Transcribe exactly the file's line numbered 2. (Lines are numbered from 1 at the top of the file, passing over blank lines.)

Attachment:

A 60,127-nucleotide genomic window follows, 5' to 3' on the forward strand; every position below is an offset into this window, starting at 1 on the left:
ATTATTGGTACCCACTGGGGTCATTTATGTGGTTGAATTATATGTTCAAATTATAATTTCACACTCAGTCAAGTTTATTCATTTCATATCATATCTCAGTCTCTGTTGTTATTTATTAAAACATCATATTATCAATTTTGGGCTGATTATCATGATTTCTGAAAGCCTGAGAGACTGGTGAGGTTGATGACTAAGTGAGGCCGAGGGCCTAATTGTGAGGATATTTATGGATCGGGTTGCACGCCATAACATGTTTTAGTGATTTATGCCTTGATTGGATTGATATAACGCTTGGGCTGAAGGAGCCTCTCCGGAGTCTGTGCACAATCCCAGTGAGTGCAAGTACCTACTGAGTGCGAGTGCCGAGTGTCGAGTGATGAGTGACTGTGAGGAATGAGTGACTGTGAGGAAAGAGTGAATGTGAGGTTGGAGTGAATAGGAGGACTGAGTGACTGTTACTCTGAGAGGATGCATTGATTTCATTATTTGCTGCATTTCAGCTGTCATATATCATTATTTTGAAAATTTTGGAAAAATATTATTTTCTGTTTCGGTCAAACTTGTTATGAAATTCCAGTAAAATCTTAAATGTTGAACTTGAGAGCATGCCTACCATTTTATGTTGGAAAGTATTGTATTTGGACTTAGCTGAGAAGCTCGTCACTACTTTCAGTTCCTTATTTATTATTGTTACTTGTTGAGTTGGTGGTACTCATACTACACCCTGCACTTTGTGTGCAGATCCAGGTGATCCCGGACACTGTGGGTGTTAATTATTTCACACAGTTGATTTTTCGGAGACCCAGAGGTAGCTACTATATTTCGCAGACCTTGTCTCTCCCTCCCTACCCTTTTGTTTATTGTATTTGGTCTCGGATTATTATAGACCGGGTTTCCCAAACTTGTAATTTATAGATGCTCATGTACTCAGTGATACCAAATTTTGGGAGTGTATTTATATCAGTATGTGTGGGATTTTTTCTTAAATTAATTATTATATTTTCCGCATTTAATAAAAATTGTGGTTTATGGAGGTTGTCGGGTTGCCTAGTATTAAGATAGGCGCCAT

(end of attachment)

ATTATTGGTACCCACTGGGGTCATTTATGTGGTTGAATTATATGTTCAAATTATAATTTCACACTCAGTCAAGTTTATTCATTTCATATCATATCTCAGTCTCTGTTGTTATTTATTAAAACATCATATTATCAATTTTGGGCTGATTATCATGATTTCTGAAAGCCTGAGAGACTGGTGAGGTTGATGACTAAGTGAGGCCGAGGGCCTAATTGTGAGGATATTTATGGATCGGGTTGCACGCCATAACATGTTTTAGTGATTTATGCCTTGATTGGATTGATATAACGCTTGGGCTGAAGGAGCCTCTCCGGAGTCTGTGCACAATCCCAGTGAGTGCAAGTACCTACTGAGTGCGAGTGCCGAGTGTCGAGTGATGAGTGACTGTGAGGAATGAGTGACTGTGAGGAAAGAGTGAATGTGAGGTTGGAGTGAATAGGAGGACTGAGTGACTGTTACTCTGAGAGGATGCATTGATTTCATTATTTGCTGCATTTCAGCTGTCATATATCATTATTTTGAAAATTTTGGAAAAATATTATTTTCTGTTTCGGTCAAACTTGTTATGAAATTCCAGTAAAATCTTAAATGTTGAACTTGAGAGCATGCCTACCATTTTATGTTGGAAAGTATTGTATTTGGACTTAGCTGAGAAGCTCGTCACTACTTTCAGTTCCTTATTTATTATTGTTACTTGTTGAGTTGGTGGTACTCATACTACACCCTGCACTTTGTGTGCAGATCCAGGTGATCCCGGACACTGTGGGTGTTAATTATTTCACACAGTTGATTTTTCGGAGACCCAGAGGTAGCTACTATATTTCGCAGACCTTGTCTCTCCCTCCCTACCCTTTTGTTTATTGTATTTGGTCTCGGATTATTATAGACCGGGTTTCCCAAACTTGTAATTTATAGATGCTCATGTACTCAGTGATACCAAATTTTGGGAGTGTATTTATATCAGTATGTGTGGGATTTTTTCTTAAATTAATTATTATATTTTCCGCATTTAATAAAAATTGTGGTTTATGGAGGTTGTCGGGTTGCCTAGTATTAAGATAGGCGCCAT